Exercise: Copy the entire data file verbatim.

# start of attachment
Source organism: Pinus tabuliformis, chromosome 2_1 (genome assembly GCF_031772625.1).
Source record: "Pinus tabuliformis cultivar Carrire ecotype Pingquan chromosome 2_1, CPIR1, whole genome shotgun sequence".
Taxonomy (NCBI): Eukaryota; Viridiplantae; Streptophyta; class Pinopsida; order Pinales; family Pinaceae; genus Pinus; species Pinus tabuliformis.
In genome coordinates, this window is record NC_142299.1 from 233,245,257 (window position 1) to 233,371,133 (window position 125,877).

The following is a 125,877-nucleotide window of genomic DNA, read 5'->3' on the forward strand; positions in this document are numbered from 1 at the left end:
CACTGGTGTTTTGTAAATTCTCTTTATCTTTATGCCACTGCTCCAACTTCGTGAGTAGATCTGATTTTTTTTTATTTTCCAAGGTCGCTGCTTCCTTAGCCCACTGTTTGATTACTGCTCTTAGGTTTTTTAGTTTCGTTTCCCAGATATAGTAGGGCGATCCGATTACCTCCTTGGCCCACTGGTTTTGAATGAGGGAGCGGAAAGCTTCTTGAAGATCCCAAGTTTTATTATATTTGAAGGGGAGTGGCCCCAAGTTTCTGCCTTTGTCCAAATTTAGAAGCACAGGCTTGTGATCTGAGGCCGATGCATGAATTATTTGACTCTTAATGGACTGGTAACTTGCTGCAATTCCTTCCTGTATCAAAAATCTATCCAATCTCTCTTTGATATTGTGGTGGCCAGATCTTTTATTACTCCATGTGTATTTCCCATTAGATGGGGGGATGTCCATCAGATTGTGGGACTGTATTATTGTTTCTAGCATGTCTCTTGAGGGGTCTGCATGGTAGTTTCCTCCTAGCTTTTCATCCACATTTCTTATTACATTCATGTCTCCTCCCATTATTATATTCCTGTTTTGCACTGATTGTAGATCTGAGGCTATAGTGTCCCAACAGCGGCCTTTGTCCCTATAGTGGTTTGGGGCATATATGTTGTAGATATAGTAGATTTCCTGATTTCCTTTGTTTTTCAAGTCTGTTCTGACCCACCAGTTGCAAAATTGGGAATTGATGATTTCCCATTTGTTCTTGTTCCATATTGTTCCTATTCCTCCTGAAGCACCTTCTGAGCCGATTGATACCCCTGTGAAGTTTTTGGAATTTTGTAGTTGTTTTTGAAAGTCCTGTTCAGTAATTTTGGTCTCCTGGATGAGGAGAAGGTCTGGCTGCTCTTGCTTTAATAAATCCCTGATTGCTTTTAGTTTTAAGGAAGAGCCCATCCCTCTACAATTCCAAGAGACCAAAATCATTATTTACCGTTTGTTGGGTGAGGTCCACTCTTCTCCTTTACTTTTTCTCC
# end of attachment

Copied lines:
Source organism: Pinus tabuliformis, chromosome 2_1 (genome assembly GCF_031772625.1).
Source record: "Pinus tabuliformis cultivar Carrire ecotype Pingquan chromosome 2_1, CPIR1, whole genome shotgun sequence".
Taxonomy (NCBI): Eukaryota; Viridiplantae; Streptophyta; class Pinopsida; order Pinales; family Pinaceae; genus Pinus; species Pinus tabuliformis.
In genome coordinates, this window is record NC_142299.1 from 233,245,257 (window position 1) to 233,371,133 (window position 125,877).

The following is a 125,877-nucleotide window of genomic DNA, read 5'->3' on the forward strand; positions in this document are numbered from 1 at the left end:
CACTGGTGTTTTGTAAATTCTCTTTATCTTTATGCCACTGCTCCAACTTCGTGAGTAGATCTGATTTTTTTTTATTTTCCAAGGTCGCTGCTTCCTTAGCCCACTGTTTGATTACTGCTCTTAGGTTTTTTAGTTTCGTTTCCCAGATATAGTAGGGCGATCCGATTACCTCCTTGGCCCACTGGTTTTGAATGAGGGAGCGGAAAGCTTCTTGAAGATCCCAAGTTTTATTATATTTGAAGGGGAGTGGCCCCAAGTTTCTGCCTTTGTCCAAATTTAGAAGCACAGGCTTGTGATCTGAGGCCGATGCATGAATTATTTGACTCTTAATGGACTGGTAACTTGCTGCAATTCCTTCCTGTATCAAAAATCTATCCAATCTCTCTTTGATATTGTGGTGGCCAGATCTTTTATTACTCCATGTGTATTTCCCATTAGATGGGGGGATGTCCATCAGATTGTGGGACTGTATTATTGTTTCTAGCATGTCTCTTGAGGGGTCTGCATGGTAGTTTCCTCCTAGCTTTTCATCCACATTTCTTATTACATTCATGTCTCCTCCCATTATTATATTCCTGTTTTGCACTGATTGTAGATCTGAGGCTATAGTGTCCCAACAGCGGCCTTTGTCCCTATAGTGGTTTGGGGCATATATGTTGTAGATATAGTAGATTTCCTGATTTCCTTTGTTTTTCAAGTCTGTTCTGACCCACCAGTTGCAAAATTGGGAATTGATGATTTCCCATTTGTTCTTGTTCCATATTGTTCCTATTCCTCCTGAAGCACCTTCTGAGCCGATTGATACCCCTGTGAAGTTTTTGGAATTTTGTAGTTGTTTTTGAAAGTCCTGTTCAGTAATTTTGGTCTCCTGGATGAGGAGAAGGTCTGGCTGCTCTTGCTTTAATAAATCCCTGATTGCTTTTAGTTTTAAGGAAGAGCCCATCCCTCTACAATTCCAAGAGACCAAAATCATTATTTACCGTTTGTTGGGTGAGGTCCACTCTTCTCCTTTACTTTTTCTCC